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Your Brain on Opiates

Opiate addiction often occurs accidentally. Someone is taking a pain pill—innocently and legally prescribed by a family doctor—because of an injury or a medical condition, and suddenly the person finds himself unable to function if he doesn’t take a pain pill. Even when the injury is healed, he will find that he cannot sleep or he experiences unpleasant withdrawal symptoms, and it just seems easier to keep taking the medication. What are opiates, and how do they work?

How Do They Work?

Opiates have a way of finding natural receptors in the brain and binding with them. There are three kinds of receptors, and scientists have named them mu, delta, and kappa. Broadly speaking, mu receptors hook you up with those tempting feelings of pleasure that come with opiates. Delta receptors do the same, to a lesser extent, and enhance the medication’s antidepressant qualities. Kappa receptors are involved in dissociative effects of medications. All of these are functions of the body’s limbic system. And of course they decrease the body’s ability to feel pain. But opiates also affect the brainstem, which is responsible for your body’s involuntary or automatic responses such as breathing. It’s not too good, is it, if you take an opiate and then your body forgets to breathe.

Common Opiates: Prescription to Street Drugs

The most common opiate pain relievers, also called narcotic analgesics, include Tylenol 3, which is acetaminophen with codeine. There is Actiq, the brand-name for generic fentanyl. Vicodin and Lorcan contain hydrocodone. Oxycontin and Percocet or Percodan contain oxycodone. Ultram and Ryzolt are the brand names for tramadol.

Hydrocodone and oxycodone are very similar. Hydrocodone is a derivative of codeine and is slightly less potent than oxycodone. Oxycodone, like hydrocodone, is semi-synthetic but it comes from the opium in poppies. Morphine also comes from poppies, and codeine comes from morphine. Over the years, doctors and chemists have come up with a lot of ways to treat pain, resulting in all these analgesic variations, but all of them are seriously addictive.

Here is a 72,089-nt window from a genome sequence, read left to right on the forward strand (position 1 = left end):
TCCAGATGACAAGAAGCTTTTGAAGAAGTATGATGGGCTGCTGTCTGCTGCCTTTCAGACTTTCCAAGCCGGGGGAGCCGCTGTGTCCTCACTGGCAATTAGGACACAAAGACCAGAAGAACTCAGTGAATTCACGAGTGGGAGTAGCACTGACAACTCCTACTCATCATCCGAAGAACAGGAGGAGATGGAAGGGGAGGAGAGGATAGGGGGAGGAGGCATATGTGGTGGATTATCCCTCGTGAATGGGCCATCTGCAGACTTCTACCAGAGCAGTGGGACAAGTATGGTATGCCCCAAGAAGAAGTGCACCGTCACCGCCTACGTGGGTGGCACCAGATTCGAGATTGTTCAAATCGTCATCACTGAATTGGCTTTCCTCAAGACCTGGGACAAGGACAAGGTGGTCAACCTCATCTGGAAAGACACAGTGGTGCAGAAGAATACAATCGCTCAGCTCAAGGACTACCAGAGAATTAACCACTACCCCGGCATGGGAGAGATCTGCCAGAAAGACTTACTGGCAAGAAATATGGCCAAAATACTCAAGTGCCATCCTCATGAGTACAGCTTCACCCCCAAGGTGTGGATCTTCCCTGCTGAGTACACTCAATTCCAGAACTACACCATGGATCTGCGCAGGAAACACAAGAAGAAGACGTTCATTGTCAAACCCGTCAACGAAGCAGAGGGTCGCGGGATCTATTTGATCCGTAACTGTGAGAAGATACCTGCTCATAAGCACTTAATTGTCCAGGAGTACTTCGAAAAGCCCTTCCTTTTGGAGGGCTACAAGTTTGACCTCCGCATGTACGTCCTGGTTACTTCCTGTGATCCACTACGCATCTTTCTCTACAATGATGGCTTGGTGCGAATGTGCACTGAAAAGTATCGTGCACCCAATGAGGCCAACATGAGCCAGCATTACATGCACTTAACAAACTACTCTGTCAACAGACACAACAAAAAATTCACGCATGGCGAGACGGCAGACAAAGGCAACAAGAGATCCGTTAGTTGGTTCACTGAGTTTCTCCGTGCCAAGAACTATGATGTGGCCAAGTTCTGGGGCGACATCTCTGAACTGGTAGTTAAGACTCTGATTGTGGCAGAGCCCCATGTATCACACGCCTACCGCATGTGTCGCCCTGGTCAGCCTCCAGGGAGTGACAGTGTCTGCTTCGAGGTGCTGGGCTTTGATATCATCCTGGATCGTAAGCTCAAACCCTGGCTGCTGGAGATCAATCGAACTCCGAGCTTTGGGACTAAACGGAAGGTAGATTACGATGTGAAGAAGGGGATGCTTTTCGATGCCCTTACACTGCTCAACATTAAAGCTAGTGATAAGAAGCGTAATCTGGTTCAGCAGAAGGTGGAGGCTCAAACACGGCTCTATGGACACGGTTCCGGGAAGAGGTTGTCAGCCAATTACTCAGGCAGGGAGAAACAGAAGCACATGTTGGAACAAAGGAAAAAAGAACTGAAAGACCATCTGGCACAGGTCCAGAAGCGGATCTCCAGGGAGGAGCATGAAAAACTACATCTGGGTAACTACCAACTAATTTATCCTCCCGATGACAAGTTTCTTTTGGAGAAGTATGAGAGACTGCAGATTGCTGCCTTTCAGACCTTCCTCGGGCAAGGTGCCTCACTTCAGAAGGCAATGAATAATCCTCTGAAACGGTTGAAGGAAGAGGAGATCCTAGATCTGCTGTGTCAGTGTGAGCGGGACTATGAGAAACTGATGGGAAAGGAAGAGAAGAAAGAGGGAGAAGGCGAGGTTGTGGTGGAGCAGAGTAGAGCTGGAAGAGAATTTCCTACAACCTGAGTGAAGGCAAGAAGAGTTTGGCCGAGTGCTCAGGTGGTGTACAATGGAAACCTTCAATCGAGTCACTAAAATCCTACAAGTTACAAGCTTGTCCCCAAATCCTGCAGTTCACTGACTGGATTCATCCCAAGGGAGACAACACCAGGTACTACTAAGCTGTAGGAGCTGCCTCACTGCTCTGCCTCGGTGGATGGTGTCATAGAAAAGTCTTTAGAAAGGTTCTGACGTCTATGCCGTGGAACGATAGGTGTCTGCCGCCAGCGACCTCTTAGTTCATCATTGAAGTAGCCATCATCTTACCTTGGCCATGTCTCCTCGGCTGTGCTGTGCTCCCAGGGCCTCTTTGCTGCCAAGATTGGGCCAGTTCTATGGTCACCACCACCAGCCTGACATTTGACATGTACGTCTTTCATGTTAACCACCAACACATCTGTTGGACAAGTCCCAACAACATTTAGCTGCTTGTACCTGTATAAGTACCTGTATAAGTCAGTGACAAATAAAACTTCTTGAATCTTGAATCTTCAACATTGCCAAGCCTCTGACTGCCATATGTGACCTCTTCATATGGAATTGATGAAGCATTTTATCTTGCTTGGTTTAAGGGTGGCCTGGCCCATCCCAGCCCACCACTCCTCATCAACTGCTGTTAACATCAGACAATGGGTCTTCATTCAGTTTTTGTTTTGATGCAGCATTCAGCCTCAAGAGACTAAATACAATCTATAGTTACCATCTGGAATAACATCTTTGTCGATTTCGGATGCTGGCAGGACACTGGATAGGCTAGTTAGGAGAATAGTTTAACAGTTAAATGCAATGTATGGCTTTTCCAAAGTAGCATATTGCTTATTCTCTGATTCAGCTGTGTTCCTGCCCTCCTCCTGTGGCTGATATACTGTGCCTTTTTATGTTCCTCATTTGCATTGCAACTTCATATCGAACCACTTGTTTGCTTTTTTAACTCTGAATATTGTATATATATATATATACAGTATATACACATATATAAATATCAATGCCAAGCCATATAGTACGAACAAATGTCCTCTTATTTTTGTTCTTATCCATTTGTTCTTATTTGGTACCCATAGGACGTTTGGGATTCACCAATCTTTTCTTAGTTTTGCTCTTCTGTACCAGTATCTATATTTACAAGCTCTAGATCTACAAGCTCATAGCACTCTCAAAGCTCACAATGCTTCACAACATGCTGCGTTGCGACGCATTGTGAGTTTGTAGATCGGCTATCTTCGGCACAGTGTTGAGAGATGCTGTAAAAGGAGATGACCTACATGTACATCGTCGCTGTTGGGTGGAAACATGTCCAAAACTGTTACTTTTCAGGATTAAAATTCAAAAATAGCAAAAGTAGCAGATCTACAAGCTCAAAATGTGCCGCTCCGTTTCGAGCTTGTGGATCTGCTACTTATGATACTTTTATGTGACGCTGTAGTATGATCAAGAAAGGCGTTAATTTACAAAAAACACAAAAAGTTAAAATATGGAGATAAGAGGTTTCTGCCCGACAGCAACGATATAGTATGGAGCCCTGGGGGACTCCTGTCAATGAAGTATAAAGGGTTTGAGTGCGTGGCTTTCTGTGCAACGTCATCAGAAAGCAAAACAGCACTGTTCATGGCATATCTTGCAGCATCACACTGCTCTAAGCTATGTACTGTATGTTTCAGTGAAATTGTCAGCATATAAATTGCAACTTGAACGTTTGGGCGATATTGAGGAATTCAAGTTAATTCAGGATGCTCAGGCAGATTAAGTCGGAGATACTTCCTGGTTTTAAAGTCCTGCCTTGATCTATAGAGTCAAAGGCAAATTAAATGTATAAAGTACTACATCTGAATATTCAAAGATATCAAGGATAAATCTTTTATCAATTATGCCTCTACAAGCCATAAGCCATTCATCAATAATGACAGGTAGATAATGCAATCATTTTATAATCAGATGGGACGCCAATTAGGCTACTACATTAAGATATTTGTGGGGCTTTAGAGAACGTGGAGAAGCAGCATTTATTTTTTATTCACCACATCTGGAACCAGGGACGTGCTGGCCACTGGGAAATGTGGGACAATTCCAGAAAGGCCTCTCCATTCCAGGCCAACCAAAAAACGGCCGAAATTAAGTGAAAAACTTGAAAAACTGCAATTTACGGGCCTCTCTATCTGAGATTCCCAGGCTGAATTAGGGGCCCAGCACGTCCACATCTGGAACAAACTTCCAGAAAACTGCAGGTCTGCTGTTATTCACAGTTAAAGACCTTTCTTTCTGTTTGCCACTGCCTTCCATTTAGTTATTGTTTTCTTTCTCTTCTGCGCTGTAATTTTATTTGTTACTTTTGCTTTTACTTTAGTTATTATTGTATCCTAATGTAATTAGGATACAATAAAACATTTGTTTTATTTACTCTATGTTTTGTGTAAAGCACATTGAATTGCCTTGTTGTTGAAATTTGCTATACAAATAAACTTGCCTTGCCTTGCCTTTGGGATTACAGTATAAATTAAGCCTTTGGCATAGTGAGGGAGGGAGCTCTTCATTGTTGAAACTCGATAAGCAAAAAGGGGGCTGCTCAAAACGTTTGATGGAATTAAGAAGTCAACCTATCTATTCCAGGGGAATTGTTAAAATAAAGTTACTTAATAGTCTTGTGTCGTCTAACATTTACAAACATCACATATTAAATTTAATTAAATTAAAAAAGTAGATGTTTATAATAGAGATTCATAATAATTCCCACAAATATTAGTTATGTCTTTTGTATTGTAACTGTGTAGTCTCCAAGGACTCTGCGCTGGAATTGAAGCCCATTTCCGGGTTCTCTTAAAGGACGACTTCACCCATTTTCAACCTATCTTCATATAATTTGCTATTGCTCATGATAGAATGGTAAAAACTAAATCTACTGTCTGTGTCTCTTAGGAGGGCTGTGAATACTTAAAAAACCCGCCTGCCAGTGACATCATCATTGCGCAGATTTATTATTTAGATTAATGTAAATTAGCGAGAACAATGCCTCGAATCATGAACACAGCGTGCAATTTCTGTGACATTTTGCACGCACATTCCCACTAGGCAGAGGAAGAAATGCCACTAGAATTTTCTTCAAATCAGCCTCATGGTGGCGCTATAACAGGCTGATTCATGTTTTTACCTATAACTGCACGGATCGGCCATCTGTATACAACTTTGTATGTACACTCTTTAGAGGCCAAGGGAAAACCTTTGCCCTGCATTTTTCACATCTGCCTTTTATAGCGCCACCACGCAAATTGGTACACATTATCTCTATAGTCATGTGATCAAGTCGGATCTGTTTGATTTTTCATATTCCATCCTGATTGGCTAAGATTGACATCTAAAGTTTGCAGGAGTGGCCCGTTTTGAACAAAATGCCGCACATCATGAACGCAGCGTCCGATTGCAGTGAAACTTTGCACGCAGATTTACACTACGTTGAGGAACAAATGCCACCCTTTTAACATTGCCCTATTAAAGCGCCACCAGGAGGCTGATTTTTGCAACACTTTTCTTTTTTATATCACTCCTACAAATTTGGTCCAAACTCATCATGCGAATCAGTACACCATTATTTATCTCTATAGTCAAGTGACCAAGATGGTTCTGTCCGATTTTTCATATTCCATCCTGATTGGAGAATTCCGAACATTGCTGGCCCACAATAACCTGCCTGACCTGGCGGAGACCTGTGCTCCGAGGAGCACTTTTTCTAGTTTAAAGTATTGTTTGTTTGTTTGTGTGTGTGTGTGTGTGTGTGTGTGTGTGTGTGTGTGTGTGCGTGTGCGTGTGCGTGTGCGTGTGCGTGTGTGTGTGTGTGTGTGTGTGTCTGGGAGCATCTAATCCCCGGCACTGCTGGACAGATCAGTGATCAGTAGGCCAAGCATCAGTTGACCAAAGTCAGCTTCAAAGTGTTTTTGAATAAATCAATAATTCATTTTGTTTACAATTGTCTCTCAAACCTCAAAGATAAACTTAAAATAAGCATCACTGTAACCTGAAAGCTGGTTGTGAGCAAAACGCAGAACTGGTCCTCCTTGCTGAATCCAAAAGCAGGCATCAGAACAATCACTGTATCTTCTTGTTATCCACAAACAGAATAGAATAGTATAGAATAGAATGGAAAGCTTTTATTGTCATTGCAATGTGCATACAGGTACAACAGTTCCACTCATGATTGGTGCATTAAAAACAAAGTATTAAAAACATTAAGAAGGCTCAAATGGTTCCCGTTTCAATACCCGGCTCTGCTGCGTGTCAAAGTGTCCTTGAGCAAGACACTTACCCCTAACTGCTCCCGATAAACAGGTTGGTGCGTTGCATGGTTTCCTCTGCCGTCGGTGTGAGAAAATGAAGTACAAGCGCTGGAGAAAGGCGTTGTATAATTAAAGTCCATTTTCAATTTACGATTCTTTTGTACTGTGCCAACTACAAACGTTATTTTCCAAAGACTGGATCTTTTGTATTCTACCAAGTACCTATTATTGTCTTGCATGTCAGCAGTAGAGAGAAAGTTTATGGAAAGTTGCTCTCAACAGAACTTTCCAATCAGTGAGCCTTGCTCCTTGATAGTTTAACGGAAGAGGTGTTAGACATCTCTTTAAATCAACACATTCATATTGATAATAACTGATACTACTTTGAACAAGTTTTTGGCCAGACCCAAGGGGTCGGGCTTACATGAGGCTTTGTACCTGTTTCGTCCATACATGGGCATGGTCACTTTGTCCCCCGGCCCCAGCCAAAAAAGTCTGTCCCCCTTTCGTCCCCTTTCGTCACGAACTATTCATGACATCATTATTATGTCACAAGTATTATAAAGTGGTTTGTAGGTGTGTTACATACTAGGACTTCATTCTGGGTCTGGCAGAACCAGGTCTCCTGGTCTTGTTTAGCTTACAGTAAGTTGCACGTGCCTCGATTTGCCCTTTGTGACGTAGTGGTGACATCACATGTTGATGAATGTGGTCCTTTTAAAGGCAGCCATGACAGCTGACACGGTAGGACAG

The fact that Vicodin and Percodan seem almost like household names make them ten times as dangerous for the person who thinks that if the doctor prescribes them, there can be no danger. There are also some pain medications that are less familiar to the average person—Dilaudid, which is the brand name for hydromorphone, Demerol (meperidine), Dolophine (methadone) and MS Contin (morphine)—which have doubtful use outside of a hospital setting.

What are opiates used for besides relieving pain? Codeine is a common ingredient in prescription cough medications. Some people also take opiate medication along with an antidepressant for a chronic illness called fibromyalgia, which is diagnosed when someone has a heightened response to pressure resulting in pain.

The big daddy of opiates is heroin. It has no medicinal value. It creates a feeling of total euphoria and it’s deadly. Because it’s cheap and readily available, many people who find their supply of prescription pain medication cut off will turn to heroin use.

Side Effects of Opiates

How good can opiates be for you when the side effects include constipation, fatigue, excessive sleepiness, nausea, vomiting, dizziness, dry mouth, itching, abdominal pain, difficulty urinating, diarrhea, tremors, irritability, muscle spasm, and hiccups. Those don’t include the more serious side effects such as stupor, coma, cardiac arrest, circulatory collapse, blood clots, and, as mentioned above, respiratory arrest. Oh, and you can expect to lose your sex drive.

Effective Treatment for Opiate Addiction

Treatment for opiate addiction requires a three-pronged approach: The person requires an extensive detox period. He benefits from aggressive addiction treatment therapies. Because his addiction began with an innocent prescription, he also requires some level of behavior modification to reduce the potential for relapse. Some drug counselors receive substantial training in order to provide effective opiate withdrawal treatment, and if you know someone who needs help, it’s important to get it for them now.

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